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J Proteome Res. 2007 May;6(5):1768-81. Epub 2007 Apr 6.

Inhibition of intrinsic proteolytic activities moderates preanalytical variability and instability of human plasma.

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BD Diagnostics, One Becton Drive, Franklin Lakes, New Jersey 07417, USA.


Human plasma and serum proteins are subject to intrinsic proteolytic degradation both during and after blood collection. By monitoring peptides, we investigated the stability of plasma and serum samples and the effects of anticoagulants and protease inhibitors on the plasma samples. Serum and plasma were subjected to time-course incubation, and the peptides (750-3200 Da) were extracted and analyzed with MALDI-TOF MS. Peptides of interest were further identified by MALDI-TOF/TOF MS and ESI-MS/MS analyses. Our observations indicate that plasma peptides are significantly different from serum peptides. Intrinsic proteases cause these differences between plasma and serum samples, as well as the differences among three plasma samples using either EDTA, sodium citrate, or heparin as the anticoagulant, which accounts for partial inhibitory effects on plasma proteolytic activities. Proteases and peptidases, including both aminopeptidases and carboxypeptidases, also cause time-dependent, sequential generation and digestion of the peptides in serum and all three plasmas, specifically during early sample collection and processing. Protease inhibitors within an EDTA-plasma-collection device inhibit both intrinsic plasma peptidases and proteases and moderate the time-dependent changes of the plasma peptides, including bradykinin, and complement C4- and C3- derived peptides. Our results suggest that mixing protease inhibitors immediately with blood during blood collection provides enhanced stabilization of the plasma proteome.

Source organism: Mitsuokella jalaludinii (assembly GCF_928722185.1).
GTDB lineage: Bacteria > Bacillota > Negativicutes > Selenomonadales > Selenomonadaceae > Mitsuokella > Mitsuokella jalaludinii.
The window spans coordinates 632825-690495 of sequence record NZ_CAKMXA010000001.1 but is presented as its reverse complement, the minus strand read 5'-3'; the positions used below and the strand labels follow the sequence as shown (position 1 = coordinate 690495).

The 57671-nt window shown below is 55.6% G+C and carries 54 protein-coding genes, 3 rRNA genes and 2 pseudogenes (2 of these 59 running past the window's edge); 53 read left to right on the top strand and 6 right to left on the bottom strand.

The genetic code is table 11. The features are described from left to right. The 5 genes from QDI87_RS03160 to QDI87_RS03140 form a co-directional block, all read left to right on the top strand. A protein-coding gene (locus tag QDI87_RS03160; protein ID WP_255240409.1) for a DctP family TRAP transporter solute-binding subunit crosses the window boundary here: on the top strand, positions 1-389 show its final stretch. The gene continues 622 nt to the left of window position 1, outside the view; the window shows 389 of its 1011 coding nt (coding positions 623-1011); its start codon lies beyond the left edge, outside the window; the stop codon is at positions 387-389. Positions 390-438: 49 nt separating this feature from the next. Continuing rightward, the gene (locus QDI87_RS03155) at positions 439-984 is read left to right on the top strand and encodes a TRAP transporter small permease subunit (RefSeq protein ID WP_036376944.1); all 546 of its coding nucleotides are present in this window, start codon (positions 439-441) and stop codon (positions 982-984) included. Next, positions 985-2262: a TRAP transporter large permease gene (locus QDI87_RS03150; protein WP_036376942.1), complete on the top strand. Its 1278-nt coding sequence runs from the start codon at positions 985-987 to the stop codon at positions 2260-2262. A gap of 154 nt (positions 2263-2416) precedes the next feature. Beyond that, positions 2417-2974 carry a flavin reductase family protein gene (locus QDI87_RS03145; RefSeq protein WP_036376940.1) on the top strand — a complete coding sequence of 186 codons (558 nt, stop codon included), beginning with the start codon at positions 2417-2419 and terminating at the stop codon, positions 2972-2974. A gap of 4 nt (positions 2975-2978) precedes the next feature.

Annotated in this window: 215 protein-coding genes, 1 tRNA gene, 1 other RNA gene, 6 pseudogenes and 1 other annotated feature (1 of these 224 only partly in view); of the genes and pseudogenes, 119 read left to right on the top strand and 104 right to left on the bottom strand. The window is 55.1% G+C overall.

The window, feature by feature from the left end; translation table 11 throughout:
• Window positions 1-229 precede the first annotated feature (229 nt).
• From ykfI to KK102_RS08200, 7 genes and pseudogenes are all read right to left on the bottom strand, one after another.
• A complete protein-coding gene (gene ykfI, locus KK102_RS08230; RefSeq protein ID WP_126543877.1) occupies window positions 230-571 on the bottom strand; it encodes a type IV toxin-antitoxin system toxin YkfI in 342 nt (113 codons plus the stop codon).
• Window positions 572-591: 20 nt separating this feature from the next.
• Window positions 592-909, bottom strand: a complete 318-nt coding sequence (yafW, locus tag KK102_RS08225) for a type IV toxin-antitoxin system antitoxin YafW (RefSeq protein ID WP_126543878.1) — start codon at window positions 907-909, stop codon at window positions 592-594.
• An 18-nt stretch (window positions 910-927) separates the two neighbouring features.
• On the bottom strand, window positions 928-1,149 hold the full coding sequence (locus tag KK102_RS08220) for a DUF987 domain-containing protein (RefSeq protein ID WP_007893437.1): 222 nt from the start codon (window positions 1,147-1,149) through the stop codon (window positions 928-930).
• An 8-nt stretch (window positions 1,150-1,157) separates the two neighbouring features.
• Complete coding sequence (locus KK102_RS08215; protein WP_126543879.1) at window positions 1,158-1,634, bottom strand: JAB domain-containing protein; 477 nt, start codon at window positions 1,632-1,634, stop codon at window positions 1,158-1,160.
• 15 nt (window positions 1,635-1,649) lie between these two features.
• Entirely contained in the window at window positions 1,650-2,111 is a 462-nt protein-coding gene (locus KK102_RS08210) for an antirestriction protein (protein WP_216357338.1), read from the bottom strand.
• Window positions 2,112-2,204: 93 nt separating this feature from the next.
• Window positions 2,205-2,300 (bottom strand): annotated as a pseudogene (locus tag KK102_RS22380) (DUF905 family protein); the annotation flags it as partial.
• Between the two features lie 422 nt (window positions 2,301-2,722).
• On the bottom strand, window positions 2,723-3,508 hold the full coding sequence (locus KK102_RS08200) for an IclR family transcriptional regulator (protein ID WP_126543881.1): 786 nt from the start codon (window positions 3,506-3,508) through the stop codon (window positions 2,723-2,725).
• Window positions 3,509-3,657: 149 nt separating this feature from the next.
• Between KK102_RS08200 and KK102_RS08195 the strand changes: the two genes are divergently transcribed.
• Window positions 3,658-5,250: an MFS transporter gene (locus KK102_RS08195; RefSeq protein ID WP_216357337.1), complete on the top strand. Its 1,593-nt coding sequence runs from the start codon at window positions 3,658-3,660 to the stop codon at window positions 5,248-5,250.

[Indexed for MEDLINE]

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